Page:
[0145] In exposure, the light emitted from the light source 110 Koehler-illuminates the reticle 112 via the illumination optical system 111. The light from the reticle 112 and reflects the reticle pattern is imaged onto the wafer 115 by the projection optical system 114. The exposure apparatus uses various sensing optical systems that precisely detect a position of their objects for alignments, and provide higher quality devices than the conventional, such as semiconductor devices, LCD elements, image pickup devices (e.g., CCDs), and thin film magnetic heads, with excellent economical efficiency and throughput.

[0146] Referring now to FIGS. 12 and 13, a description will be given of an embodiment of a device fabricating method using the exposure apparatus 100. FIG. 12 is a flowchart for explaining a fabrication of devices (i.e., semiconductor chips such as IC and LSI, LCDs, CCDs, etc.). Here, a description will be given of a fabrication of a semiconductor chip as an example. Step 1 (circuit design) designs a semiconductor device circuit. Step 2 (mask fabrication) forms a mask having a designed circuit pattern. Step 3 (wafer preparation) manufactures a wafer using materials such as silicon. Step 4 (wafer process), which is referred to as a pretreatment, forms actual circuitry on the wafer through photolithography using the mask and wafer. Step 5 (assembly), which is also referred to as a posttreatment, forms into a semiconductor chip the wafer formed in Step 4 and includes an assembly step (e.g., dicing, bonding), a packaging step (chip sealing), and the like. Step 6 (inspection) performs various tests for the semiconductor device made in Step 5, such as a validity test and a durability test. Through these steps, a semiconductor device is finished and shipped (Step 7).

[0147]FIG. 13 is a detailed flowchart of the wafer process in Step 4. Step 11 (oxidation) oxidizes the wafer's surface. Step 12 (CVD) forms an insulating film on the wafer's surface. Step 13 (electrode formation) forms electrodes on the wafer by vapor disposition and the like. Step 14 (ion implantation) implants ion into the wafer. Step 15 (resist process) applies a photosensitive material onto the wafer. Step 16 (exposure) uses the exposure apparatus 100 to expose a circuit pattern on the mask onto the wafer. Step 17 (development) develops the exposed wafer. Step 18 (etching) etches parts other than a developed resist image. Step 19 (resist stripping) removes disused resist after etching. These steps are repeated, and multilayer circuit patterns are formed on the wafer. The device fabrication method of this embodiment may manufacture a higher quality device than the conventional method.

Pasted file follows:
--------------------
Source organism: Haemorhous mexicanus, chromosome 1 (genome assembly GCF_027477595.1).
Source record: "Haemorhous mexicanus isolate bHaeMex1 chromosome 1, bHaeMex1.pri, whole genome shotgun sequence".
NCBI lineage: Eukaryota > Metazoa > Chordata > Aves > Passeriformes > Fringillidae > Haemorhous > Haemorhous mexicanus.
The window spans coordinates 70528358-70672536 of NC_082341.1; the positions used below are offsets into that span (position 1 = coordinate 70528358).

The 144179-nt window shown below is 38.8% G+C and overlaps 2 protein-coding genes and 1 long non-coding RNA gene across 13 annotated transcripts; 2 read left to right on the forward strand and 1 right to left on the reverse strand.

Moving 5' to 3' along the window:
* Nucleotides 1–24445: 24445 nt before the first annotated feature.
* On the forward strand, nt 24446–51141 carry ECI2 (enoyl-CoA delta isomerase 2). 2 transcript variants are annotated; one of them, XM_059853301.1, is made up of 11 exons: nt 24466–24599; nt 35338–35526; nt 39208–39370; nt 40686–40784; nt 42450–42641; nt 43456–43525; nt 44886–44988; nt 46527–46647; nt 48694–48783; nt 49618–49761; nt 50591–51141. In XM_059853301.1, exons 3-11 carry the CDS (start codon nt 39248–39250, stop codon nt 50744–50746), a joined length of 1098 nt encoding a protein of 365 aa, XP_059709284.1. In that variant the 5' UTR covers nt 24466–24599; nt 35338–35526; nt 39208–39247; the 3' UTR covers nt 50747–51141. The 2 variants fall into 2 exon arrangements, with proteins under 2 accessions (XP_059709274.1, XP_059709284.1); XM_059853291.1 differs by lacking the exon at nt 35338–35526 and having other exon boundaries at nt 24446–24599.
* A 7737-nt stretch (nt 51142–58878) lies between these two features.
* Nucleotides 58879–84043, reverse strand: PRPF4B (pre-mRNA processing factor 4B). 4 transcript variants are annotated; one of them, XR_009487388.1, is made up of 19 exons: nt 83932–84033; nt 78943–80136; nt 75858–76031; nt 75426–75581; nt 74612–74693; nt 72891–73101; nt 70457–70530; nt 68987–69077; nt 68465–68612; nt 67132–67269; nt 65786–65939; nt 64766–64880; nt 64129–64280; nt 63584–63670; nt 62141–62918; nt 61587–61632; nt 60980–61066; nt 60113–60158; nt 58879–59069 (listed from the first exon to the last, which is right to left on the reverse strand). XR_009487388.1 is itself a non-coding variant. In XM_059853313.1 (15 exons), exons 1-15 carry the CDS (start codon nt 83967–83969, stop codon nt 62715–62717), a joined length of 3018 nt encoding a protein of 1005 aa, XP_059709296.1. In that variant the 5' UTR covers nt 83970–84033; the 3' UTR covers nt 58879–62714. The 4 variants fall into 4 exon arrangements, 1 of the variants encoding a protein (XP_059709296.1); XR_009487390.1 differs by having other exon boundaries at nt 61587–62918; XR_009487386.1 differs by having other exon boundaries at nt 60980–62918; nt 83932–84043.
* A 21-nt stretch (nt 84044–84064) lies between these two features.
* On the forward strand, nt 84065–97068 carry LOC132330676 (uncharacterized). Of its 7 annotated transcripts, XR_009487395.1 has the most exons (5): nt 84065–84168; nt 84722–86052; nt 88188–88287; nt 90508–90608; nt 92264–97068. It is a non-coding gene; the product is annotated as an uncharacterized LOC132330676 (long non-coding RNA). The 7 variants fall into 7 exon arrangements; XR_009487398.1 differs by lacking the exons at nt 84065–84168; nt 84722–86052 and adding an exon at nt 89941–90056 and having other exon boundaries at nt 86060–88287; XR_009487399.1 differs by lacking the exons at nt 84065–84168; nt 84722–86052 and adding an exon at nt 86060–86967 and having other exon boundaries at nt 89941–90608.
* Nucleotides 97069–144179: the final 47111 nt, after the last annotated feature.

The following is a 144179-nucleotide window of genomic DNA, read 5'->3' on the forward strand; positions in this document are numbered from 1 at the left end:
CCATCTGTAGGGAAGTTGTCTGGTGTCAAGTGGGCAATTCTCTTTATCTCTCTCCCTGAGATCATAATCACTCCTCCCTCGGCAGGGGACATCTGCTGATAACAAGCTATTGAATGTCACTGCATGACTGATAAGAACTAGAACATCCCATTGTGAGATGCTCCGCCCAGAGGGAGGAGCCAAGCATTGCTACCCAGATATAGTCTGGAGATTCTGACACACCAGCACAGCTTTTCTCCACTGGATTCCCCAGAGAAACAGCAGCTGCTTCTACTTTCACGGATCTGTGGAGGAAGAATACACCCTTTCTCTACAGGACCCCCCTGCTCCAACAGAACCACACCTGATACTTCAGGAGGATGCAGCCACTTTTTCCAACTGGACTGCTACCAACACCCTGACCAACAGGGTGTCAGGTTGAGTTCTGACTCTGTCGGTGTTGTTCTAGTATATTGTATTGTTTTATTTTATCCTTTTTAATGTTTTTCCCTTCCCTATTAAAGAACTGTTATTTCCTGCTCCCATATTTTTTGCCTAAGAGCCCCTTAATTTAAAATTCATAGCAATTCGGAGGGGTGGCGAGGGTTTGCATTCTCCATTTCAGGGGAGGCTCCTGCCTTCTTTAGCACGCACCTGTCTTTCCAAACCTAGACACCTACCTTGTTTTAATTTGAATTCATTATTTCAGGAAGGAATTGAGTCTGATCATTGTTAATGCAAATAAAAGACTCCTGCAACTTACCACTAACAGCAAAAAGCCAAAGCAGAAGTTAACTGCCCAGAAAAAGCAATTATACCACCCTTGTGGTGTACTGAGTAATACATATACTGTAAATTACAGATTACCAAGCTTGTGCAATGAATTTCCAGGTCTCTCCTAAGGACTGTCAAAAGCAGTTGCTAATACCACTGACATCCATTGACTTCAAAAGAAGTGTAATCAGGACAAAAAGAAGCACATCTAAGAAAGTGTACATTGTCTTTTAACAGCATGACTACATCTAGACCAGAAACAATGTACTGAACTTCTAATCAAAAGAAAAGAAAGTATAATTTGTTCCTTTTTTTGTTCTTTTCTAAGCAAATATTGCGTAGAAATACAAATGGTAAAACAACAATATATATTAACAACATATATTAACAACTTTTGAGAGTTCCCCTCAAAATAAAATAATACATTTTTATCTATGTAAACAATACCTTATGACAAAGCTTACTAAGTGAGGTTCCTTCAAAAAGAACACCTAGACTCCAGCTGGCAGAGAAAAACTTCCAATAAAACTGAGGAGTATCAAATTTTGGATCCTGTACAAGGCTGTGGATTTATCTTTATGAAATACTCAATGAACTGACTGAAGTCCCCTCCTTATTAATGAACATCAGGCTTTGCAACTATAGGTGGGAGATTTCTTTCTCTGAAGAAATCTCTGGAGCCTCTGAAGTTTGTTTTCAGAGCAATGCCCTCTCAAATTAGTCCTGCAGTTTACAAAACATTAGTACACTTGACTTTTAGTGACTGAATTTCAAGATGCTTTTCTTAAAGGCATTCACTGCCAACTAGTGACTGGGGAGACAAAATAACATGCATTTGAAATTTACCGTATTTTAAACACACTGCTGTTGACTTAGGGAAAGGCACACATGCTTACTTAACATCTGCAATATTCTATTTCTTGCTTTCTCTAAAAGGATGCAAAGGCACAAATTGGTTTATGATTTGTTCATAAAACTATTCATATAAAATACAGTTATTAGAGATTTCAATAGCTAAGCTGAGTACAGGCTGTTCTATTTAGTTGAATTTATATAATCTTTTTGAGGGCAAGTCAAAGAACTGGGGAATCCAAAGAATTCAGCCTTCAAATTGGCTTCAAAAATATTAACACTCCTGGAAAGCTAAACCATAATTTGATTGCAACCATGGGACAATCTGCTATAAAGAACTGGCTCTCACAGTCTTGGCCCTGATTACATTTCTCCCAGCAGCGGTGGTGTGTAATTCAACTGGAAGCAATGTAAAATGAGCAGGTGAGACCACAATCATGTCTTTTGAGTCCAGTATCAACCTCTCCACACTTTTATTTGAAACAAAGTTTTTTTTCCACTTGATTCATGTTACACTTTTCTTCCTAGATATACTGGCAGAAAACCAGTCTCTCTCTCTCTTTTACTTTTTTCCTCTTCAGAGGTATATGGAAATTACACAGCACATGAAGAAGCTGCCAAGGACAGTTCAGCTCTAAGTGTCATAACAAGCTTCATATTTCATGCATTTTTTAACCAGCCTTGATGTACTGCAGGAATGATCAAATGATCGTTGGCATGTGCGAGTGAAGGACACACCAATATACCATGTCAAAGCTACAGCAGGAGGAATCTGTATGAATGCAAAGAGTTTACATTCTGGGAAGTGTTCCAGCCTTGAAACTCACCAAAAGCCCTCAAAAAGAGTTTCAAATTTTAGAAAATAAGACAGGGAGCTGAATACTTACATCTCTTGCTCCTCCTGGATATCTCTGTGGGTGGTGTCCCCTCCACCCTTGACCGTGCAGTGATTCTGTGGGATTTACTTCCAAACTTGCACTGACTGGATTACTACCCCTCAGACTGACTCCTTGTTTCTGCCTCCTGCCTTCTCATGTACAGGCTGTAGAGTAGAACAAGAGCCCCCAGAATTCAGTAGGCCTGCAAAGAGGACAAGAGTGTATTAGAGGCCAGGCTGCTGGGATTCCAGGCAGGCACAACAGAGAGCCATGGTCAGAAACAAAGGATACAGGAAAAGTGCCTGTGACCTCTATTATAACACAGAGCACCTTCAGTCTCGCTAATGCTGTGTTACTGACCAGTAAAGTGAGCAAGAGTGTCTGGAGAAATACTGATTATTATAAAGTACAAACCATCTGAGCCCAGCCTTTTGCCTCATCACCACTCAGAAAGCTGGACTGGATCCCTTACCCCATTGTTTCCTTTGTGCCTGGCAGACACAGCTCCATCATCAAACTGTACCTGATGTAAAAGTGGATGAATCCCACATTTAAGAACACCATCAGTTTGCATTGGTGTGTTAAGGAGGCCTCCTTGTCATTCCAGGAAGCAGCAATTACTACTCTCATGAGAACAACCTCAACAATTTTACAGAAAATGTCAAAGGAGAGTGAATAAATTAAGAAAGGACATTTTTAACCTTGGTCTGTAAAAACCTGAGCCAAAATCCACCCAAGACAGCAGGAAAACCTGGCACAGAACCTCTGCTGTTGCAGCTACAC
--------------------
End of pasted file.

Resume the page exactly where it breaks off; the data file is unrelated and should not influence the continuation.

[0148] Further, the present invention is not limited to these preferred embodiments, and various variations and modifications may be made without departing from the scope of the present invention.

[0149] Thus, the present invention can provide a highly accurate position sensor that maintains the optical performance of its optical system that arranges on an optical path an element as a diaphragm between two spaces having different pressures, even when the element deforms.

Referenced by
Citing PatentFiling datePublication dateApplicantTitle
US7570342Dec 6, 2005Aug 4, 2009Asml Netherlands B.V.Radiation exposure apparatus comprising a gas flushing system
US7986396Aug 17, 2007Jul 26, 2011Canon Kabushiki KaishaExposure apparatus
EP1645910A1Sep 30, 2005Apr 12, 2006ASML Netherlands BVLithographic apparatus and position measuring method
EP1669809A2 *Dec 6, 2005Jun 14, 2006ASML Netherlands B.V.Radiation exposure apparatus comprising a gas flushing system
Classifications
U.S. Classification356/614
International ClassificationG03F9/00, G01B11/14, G03F7/20, H01L21/027, G01B11/00
Cooperative ClassificationG03F9/7088, G03F9/7096
European ClassificationG03F9/70M, G03F9/70P
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Owner name: CANON KABUSHIKI KAISHA, JAPAN